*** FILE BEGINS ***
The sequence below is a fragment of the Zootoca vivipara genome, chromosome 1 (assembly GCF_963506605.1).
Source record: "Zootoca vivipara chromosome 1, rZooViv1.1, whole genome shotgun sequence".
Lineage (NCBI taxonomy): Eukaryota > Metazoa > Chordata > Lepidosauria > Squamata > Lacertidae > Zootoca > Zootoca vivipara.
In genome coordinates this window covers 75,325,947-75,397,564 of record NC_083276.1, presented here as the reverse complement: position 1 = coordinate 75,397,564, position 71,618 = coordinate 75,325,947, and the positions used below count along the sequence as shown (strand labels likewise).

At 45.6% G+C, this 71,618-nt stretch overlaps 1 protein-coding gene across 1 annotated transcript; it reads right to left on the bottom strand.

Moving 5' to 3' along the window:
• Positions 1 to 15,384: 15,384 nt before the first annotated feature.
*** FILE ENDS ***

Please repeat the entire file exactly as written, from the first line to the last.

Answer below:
The sequence below is a fragment of the Zootoca vivipara genome, chromosome 1 (assembly GCF_963506605.1).
Source record: "Zootoca vivipara chromosome 1, rZooViv1.1, whole genome shotgun sequence".
Lineage (NCBI taxonomy): Eukaryota > Metazoa > Chordata > Lepidosauria > Squamata > Lacertidae > Zootoca > Zootoca vivipara.
In genome coordinates this window covers 75,325,947-75,397,564 of record NC_083276.1, presented here as the reverse complement: position 1 = coordinate 75,397,564, position 71,618 = coordinate 75,325,947, and the positions used below count along the sequence as shown (strand labels likewise).

At 45.6% G+C, this 71,618-nt stretch overlaps 1 protein-coding gene across 1 annotated transcript; it reads right to left on the bottom strand.

Moving 5' to 3' along the window:
• Positions 1 to 15,384: 15,384 nt before the first annotated feature.